*One TEU (Twenty Foot Equivalent Unit, a common measure of container ship capacity) equals about 13 Panama Canal Universal Measurement System tons.

New Future
Neom is a combination of “neo,” or new, and a derivation from the Arabic word “mustaqbal,” or future. It will be partly located in an area known as Ras Sheikh al-Hameed, a peninsula of land jutting about 31 miles (50 kilometers) into waters of the Red Sea after turning west off of route 5, the Saudi coastal road.
Some 10,000 square miles (25,900 square kilometers) have been allocated for the development of the urban area that will stretch into Jordan and Egypt. More than twice the size of neighboring Qatar, the area was chosen because of its “strategic location” and proximity to international shipping routes. This year, Egypt signed a treaty to give the Saudis two islands essential for linking the project to the Sinai.
The drive through the area of the future city cut a path through a barren desert, bordered on the right side by sun-burnt, off-white hills and desert flats. Across the turquoise water, a Saudi Border Guards base and a communications tower sat. There was nothing else around the curvature of the pristine bay, save for the wreck of the Catalina airplane.
The prince already knows what he wants to turn the strip of coast into. Neom Bay will start as the operational hub for the city and “be like the Hamptons in New York later on,” he said. But that doesn’t mean more jobs for the young Saudi population increasingly edgy over its economic prospects. “It’s not Neom’s duty to create jobs for Saudis,” Prince Mohammed said. “Neom’s duty is to be a world hub for everyone in the whole world.”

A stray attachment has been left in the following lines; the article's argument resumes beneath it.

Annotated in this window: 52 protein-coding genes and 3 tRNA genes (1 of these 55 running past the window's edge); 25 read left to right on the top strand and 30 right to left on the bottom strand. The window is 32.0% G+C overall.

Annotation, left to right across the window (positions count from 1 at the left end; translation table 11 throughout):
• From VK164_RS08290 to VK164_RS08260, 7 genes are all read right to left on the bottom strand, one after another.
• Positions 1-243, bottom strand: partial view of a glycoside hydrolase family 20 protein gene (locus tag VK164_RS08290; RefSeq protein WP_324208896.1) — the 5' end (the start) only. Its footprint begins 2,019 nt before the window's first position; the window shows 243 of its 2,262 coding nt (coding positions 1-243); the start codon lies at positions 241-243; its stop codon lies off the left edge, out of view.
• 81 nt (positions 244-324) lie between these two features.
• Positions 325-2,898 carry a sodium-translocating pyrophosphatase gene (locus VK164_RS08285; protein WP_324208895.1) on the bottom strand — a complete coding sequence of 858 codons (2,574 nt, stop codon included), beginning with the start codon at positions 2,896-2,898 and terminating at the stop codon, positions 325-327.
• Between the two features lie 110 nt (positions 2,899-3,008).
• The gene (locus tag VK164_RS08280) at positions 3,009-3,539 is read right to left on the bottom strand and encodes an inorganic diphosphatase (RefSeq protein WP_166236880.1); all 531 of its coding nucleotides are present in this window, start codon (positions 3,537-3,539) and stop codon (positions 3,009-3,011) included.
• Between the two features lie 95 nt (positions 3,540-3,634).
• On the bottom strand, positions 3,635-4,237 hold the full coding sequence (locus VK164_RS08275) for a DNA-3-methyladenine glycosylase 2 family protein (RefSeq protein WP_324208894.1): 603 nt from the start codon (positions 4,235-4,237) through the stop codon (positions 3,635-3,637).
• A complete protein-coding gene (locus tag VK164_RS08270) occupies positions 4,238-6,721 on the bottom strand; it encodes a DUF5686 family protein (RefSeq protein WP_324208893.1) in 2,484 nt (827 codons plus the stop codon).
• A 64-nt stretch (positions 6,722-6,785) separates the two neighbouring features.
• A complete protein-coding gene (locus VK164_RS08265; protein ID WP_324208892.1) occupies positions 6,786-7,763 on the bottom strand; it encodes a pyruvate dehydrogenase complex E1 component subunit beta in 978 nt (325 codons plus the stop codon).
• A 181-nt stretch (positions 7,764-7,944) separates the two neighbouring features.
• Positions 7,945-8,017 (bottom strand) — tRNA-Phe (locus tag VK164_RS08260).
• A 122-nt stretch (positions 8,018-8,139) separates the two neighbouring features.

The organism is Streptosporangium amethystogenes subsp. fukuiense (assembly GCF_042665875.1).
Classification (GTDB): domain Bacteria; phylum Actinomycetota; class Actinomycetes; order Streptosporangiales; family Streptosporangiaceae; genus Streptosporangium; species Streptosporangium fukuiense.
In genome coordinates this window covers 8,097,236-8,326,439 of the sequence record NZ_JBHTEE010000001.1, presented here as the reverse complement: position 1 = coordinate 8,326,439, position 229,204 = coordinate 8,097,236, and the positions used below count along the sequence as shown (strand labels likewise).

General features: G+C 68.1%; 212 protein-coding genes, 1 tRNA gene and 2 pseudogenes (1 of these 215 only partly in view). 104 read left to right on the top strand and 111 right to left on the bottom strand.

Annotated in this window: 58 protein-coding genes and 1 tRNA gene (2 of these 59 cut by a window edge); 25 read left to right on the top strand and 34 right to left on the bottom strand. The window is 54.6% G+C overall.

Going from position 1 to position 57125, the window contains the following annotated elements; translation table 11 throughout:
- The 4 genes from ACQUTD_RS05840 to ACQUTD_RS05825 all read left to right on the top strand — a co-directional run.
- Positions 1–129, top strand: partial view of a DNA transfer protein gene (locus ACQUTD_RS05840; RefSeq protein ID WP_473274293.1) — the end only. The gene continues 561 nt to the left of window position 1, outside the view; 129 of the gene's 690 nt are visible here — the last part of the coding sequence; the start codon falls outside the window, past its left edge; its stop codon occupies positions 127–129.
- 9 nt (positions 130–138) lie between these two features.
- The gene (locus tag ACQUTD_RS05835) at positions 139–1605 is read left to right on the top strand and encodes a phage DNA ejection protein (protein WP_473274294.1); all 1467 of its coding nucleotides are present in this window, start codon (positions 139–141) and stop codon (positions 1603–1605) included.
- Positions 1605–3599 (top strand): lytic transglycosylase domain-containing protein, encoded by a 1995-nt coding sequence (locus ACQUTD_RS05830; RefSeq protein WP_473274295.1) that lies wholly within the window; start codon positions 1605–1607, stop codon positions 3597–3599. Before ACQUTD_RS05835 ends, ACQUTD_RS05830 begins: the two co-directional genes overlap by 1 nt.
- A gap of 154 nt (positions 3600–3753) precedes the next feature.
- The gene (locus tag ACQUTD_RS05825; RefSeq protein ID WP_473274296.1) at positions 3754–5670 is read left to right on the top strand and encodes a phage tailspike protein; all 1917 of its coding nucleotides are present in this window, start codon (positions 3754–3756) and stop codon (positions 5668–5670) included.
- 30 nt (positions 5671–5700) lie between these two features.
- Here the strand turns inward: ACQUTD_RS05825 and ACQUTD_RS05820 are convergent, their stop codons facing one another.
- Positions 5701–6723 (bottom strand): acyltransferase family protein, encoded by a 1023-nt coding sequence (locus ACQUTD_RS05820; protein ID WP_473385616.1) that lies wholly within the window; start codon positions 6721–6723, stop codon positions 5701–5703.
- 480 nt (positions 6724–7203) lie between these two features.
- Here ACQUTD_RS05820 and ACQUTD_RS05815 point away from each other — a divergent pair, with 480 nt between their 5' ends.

Raising Money
The Saudi Vision 2030 is underpinned by the creation of the world’s largest sovereign wealth fund, an estimated $2 trillion pot of assets that will drive investment and create jobs. The fund has already committed $20 billion to an infrastructure investment fund with Blackstone Group LP and as much as $45 billion for a technology fund run by SoftBank.
How Neom stacks up to other cities
It will have significant regional and global competitors.

All cities are on the same scale: 10 miles
Population: 6,506,700
New York City
Kuwait City
King Abdullah Economic City
* Present-day Ras Hameed
** Projected population is 50,000 by 2020 and 2 million capacity.
Key to Dubai’s expansion has been the influx of foreign investment and foreign workers who can live more freely than in most other places in the Gulf. Alcohol is tolerated, as are tourists in bikinis, and the United Arab Emirates government has allocated land for churches and temples.
In Saudi Arabia, the birthplace of Islam, booze is forbidden and businesses close for prayer several times a day. Women are banned from driving—the law is set to change next year—and gender mixing is still widely restricted in public areas. The country has been criticized over its export of Wahhabism, a fundamentalist strain of Sunni Islam that has inspired extremist groups, including al-Qaeda and Islamic State.
Dos and Don’ts
Residents of Dubai live more freely than those in Saudi Arabia.
Saudi Arabia
Dubai, U.A.E.
Women can drive*
Other faiths can practice
Nonmuslims can drink alcohol
Movie theaters
No religious police
Women in public without an abaya
Businesses open during prayer
Workplace gender integration
Proselytizing is prohibited
Dynastic, autocratic rulers
Lashes administered for certain criminal offenses
Apostasy is a crime punishable by death
Homosexuality is illegal
More female university graduates than male
* Kingdom to issue driving licenses to women from June 2018

Pink Scarf
A promotional video released on Tuesday features a lifestyle so far unavailable in Saudi cities.